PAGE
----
Yesterday was another very volatile day with 2 main events (in chronological order):
- US consumer prices accelerated in July in a broad-based advance (+0.3% from the prior month, and 2.2% from a year earlier). Both gains exceeded the median estimates of economists, while the broader CPI advanced 0.3% on the month and 1.8% annually. This was “bad news” for Bonds as is the hottest pace of inflation since November 2012 and could limit the already discounted capability of the Fed cutting rates.
- 2 hours after CPI data, Trump has tweeted a new important message on Trade-War saying the he will delay tariffs on some items until the 15th of December following some first phone conversation since he threatened the tariffs at the beginning of this month. Trump said the latest conversation with China had been “productive” and that “they would really like to make a deal.”
The net effect of the news was positive for Equity markets and negative for Bond with Yields bouncing from very oversold levels.
On currencies we have seen some strengthening for the USD (+0.4% vs €), Yen has weakened and Renminbi is trading just above the important 7.0 level.
Gold briefly traded below 1500 and Crude Oil has bounced 4%
Is it all good now and market can continue to bounce?
Yes, we are getting more positive but let’s not get carried away. The 2-year Treasury yield is only the highest in six sessions and still below 1.7%, while the S&P 500 is only back to where it was on Friday.
We will need more clarity on the other tariffs planned to go live on the 1st of September. The move announced made yesterday involved the splitting of an almost $300 billion list of products from China into two separate ones. Lots of agricultural products, antiques, clothes, kitchenware and footwear remained on the list to be hit on the 1st of September with a total value of more than $110 billion. However, categories such as smart-phones, laptops, and children’s toys (worth about $160 billion) would only be subject to tariffs after the 15th of December, the Christmas shopping is save!
In terms of valuations, the S&P currently offer an interesting dividend yield of 2% higher than the US 10-year Treasury yield for the 1st time since October 2016.
On Macro-side, this morning we had 2 important data:
- China July activity, weaker than expected with a miss on each metrics, confirms that the global slowdown (trade war etc.) and political pressures (HK clashes etc.) are weighting on the most powerful countries. Industrial production came at 4.8% vs. 6% consensus, the lowest data in the last 17 years, Retail sales decreased to 7.6% vs. 8.6% consensus and Fixed Assets/Property investment missed on expectation (low confidence). Among the weakest sectors, Auto remains a notable drag in the region while Real estate decelerated for the third straight months (yesterday’s weak credit growth data confirms the slowdown).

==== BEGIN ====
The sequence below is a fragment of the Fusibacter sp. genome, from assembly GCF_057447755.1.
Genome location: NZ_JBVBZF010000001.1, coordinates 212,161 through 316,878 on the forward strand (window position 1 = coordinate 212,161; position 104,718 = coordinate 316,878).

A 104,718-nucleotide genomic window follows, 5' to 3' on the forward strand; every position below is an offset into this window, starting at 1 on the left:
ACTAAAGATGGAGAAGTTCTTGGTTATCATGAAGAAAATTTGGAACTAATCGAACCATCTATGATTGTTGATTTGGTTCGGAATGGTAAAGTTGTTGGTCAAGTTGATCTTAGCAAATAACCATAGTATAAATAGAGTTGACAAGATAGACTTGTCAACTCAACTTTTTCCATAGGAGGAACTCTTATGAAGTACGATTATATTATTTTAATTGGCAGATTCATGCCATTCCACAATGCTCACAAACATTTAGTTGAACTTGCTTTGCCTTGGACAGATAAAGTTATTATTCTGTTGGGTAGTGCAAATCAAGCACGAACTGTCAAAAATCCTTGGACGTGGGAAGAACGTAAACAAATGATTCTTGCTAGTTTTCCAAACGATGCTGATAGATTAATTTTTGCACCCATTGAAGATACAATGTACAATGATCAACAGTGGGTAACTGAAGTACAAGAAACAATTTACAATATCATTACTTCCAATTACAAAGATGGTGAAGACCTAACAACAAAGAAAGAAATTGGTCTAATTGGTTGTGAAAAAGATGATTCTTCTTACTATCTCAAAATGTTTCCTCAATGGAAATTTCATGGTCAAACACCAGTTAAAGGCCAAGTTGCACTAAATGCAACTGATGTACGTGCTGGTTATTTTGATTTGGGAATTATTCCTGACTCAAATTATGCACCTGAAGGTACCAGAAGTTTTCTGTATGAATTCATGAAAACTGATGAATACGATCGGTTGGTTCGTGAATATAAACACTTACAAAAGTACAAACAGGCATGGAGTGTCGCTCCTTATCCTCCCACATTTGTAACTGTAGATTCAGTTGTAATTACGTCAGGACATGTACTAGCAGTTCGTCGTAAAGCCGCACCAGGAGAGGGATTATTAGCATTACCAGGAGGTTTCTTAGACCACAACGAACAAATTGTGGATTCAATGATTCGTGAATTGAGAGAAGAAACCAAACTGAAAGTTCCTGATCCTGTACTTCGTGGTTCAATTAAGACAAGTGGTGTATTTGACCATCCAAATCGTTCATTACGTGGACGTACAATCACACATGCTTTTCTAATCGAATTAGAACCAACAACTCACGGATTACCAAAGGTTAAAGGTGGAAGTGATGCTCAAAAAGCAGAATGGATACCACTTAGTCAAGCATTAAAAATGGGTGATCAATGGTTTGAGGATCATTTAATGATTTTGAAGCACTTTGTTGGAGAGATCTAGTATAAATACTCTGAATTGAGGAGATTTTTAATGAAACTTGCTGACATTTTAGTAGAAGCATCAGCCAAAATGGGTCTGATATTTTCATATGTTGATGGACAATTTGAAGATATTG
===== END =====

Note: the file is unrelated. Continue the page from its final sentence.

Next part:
- German GDP out this morning at -0.1% QoQ, following a 0.4% expansion in Q1, further confirms that the German industrial sector tipped the economy into contraction (Auto one of weakest sector here as well).
An interesting stat to be closely followed about the market is the percentage of shorts on Free Float.
As you might remember in our latest newsletter we mentioned that during the month of July we had a record 28bn$ covered in Europe taking the short base to record-lows.
So far, in August, there were new selling flows for 8.5bn$ of which 7bn$ alone last week (largest week of additions since Q4 last year).
Is there scope for new additions? Yes we think so, the current Eurostoxx 600 short interest is just 1.5% of FF while on Eurostoxx 50 1.0%.
If we analyse some Sector data, we can find that the European Auto sector has been the one where we have seen the largest increase in shorts. 2.3bn$ was covered in June+July but over the last 2 weeks we have seen already 2bn$ of new shorts taking the short base to 15% of FF, the highest since July last year.